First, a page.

"Like the rain, I had brought tragedy into many people's lives but, more often than not, rain also brings relief, clarity, and renewal. It washes away our pain and prepares us for another day, and even another life. Now that I am old I find that the rains follow me and give me comfort, like the spirits of all the people I have ever known and loved."
Tan Twan Eng may not be a great prose stylist or even come close to being one. He may falter when it comes to subtlety and fail at inserting appropriate metaphors into his rather direct tone of narration. But he surely succeeds in recounting a moving tale of human triumph with great clarity. Like a wise old man with sinewy forearms sitting in the midst of a group of young, moon-eyed listeners, he narrated a story of times gone by and all I did was lend him an eager ear.
I listened to his voice with rapt attention, I learnt, I understood, I shed tears.
I was transported back in time where I stood somewhere along the sidelines as a helpless spectator witnessing the mute misery of a picturesque but war-ravaged land. So much so I'm still recovering from the fierce onslaught of all the images of terrible beauty that Eng drew before my mind's eye in rapid succession.
I'm going to recall from time to time, the startling greenery of the verdant rain forests in and around Penang, the hustle and bustle of the marketplaces in Istana, the gray-white limestone cliffs of Ipoh, the rich aroma of a pot of steaming coconut rice, the calming effect of zazen
and the tale of Philip Hutton's uncommon bravery in the face of madness brought forth by an all-engulfing war. And I'm going to try to make sense of the paradoxical yet deeply human bond between Philip Hutton, a representative of a vanquished and besieged Malaysia and Hayato Endo, a representative of the conqueror Japan.
When the world sinks into chaos of the most fatal kind and all finer human impulses are trampled on over and over again until nothing remains but only the irrational urge to draw blood, burn and annihilate, a handful of people refuse to stray from the path of sanity and compassion at the cost of complete personal ruin.
Philip Hutton, our narrator, was one such person. Born of a British father and a Chinese mother, he was forever an outcast in any world he wished to belong to, all because he was guilty of having a mixed parentage. Perhaps that is why, he imbibed all the great virtues of his British and Chinese heritage and under the tutelage of a Japanese spy of dubious loyalties, familiarized himself with all the tenets of aikijutsu
and other Japanese ways of living, which became crucial to the survival of many later on.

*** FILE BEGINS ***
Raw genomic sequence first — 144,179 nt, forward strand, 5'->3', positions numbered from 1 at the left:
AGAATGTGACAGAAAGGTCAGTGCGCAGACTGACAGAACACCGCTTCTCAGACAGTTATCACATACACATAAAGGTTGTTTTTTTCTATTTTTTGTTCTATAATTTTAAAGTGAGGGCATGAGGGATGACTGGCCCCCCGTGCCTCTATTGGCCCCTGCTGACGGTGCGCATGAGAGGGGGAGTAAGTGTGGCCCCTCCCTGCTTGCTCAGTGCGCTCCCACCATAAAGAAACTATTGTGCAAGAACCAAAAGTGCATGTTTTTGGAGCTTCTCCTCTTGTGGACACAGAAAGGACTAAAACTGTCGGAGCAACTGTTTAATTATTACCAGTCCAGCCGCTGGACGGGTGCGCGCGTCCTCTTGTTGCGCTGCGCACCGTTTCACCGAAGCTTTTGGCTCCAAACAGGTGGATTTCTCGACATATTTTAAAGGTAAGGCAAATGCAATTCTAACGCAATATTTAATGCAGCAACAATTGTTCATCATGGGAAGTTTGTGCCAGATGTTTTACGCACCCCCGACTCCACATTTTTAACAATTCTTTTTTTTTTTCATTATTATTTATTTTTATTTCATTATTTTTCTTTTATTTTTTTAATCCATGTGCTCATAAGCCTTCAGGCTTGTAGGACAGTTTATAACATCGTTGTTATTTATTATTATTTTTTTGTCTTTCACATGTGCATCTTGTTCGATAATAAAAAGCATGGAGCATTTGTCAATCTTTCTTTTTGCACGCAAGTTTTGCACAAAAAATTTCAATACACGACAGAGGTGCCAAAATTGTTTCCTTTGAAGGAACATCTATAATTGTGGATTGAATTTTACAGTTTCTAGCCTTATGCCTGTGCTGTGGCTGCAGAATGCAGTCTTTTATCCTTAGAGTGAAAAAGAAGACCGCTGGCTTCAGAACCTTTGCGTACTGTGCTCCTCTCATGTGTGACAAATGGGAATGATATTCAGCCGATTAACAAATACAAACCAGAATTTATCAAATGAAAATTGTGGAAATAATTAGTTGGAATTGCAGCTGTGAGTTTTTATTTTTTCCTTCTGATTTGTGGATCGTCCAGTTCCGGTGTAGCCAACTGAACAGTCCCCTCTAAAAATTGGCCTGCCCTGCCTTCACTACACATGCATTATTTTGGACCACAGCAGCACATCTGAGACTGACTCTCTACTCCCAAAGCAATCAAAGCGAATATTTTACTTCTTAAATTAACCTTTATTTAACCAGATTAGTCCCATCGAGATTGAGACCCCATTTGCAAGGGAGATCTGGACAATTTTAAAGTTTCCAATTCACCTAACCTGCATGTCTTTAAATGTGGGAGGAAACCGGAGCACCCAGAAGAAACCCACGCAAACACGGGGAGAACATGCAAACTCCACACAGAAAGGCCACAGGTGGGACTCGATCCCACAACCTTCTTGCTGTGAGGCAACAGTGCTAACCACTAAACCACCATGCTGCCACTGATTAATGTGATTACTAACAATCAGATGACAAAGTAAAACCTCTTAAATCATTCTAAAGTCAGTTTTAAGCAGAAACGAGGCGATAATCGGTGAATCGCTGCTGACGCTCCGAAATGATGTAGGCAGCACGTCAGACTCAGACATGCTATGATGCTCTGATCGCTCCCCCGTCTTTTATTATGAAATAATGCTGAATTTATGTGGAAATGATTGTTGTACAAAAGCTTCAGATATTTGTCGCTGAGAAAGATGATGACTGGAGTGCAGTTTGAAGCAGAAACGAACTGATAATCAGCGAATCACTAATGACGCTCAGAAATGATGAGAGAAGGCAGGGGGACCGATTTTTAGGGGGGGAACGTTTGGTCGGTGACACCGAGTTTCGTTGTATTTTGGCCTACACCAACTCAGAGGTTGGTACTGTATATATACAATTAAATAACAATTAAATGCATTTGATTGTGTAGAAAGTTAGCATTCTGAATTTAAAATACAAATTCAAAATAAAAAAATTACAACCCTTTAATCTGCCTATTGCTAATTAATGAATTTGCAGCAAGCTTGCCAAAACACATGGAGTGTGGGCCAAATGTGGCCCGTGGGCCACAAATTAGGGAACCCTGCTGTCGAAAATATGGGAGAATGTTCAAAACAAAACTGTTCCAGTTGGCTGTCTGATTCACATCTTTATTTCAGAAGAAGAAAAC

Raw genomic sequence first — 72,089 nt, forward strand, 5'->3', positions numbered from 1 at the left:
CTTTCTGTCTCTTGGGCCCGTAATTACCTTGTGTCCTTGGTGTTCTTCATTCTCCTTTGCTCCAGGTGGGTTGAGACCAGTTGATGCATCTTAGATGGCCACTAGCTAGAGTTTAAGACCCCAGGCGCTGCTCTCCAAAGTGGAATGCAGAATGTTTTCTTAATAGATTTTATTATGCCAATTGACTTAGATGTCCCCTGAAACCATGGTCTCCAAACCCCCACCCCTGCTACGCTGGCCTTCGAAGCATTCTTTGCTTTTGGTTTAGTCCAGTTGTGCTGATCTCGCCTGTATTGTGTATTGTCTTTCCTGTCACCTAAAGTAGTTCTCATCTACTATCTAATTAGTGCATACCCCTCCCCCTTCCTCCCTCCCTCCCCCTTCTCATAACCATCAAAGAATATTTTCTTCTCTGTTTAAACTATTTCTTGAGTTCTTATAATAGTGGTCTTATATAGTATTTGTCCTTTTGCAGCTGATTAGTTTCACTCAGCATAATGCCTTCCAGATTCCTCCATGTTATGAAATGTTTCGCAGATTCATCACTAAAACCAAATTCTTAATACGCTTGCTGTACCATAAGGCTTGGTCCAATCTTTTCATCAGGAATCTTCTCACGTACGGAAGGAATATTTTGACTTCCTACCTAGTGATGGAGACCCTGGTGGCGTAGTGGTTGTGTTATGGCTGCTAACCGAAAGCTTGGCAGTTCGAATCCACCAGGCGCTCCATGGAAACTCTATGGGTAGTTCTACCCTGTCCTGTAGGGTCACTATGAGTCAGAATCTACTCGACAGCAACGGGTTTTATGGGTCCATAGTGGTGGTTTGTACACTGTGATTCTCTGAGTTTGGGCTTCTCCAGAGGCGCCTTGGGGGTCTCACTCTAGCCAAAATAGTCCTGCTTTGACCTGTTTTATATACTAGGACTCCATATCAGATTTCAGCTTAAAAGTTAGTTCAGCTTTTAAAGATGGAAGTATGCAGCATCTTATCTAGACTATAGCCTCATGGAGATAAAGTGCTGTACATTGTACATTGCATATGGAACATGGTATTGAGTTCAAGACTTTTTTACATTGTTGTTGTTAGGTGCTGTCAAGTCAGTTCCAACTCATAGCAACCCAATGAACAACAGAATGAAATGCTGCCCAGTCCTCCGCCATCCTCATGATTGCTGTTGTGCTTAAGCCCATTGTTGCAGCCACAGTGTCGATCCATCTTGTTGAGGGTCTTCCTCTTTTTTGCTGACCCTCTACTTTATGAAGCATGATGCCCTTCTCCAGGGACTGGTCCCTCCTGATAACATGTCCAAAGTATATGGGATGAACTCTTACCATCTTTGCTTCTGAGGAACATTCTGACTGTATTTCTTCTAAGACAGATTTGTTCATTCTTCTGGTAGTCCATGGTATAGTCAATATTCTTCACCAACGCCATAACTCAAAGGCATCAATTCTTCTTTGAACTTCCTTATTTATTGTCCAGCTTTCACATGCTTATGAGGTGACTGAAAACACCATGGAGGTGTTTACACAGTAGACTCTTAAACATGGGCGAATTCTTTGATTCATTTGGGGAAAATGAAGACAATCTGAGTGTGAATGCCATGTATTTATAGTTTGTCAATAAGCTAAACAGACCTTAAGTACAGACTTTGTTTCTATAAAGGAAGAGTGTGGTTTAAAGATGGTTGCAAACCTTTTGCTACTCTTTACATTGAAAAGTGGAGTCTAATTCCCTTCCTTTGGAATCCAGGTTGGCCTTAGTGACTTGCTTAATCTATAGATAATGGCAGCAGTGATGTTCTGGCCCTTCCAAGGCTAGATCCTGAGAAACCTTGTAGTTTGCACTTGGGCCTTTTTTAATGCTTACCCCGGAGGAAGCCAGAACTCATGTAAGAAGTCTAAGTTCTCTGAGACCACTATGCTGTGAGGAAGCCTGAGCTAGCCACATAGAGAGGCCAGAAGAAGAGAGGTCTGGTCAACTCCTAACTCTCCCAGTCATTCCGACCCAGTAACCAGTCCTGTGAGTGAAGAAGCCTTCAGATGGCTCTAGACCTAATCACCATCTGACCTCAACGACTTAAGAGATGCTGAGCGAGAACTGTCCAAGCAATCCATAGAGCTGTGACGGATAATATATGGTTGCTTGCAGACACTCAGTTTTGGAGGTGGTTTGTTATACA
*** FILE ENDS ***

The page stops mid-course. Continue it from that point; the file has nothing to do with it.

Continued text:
During the trying times of the Japanese Occupation, at the risk of perpetual disgrace, he crossed over to the side of the enemy only to save what was most precious to him. Philip Hutton became notorious for aiding the Japanese in running the affairs of Malay and a collaborator in all the atrocities carried out against the natives, but what didn't become common knowledge was how he saved many, many innocent lives under the helpful guise of betraying the land of his birth.
Even though I am sorely tempted to label The Gift of Rain
as a testimony to the greater human predicament during turbulent times, that goes beyond the petty divides of ethnicity, skin color and culture, I will not succumb to that lure. Philip Hutton maybe perceived as a cliched symbol of a stabilizing influence on all conflicting elements of life or he may even be just a reminder of that elusive voice of reason which we often proceed to stifle with brutal force at a time we need it the most. But I will not seek to trivialize his fictitious life in this cold analytical manner.
Instead, I choose to be a random listener who came across the extraordinary story of his courage and withhold judgement. I choose to dignify his existence by not questioning his deeds, his associations, his choices or his existential dilemmas. I choose to empathize with Malay and China, both of which were tormented and ripped apart by another nation nurturing a blind Imperialist zest. But then I also choose to empathize with the aggresor Japan, which didn't escape suffering inflicted by the War either.
I choose not to vilify Philip for fraternizing with the foe and I choose not to indict Endo san for his treachery.
And by doing neither, I choose to side with humanity.
Because as much as it will be easier to pigeonhole wartime human barbarity into convenient labels like repercussions of ruthless nationalist ambitions and pass the buck on responsibility, the lasting truth of the matter is the all-encompassing nature of our collective ordeals through time and space.
In the end, it doesn't matter who or what caused our suffering. It matters that we suffered.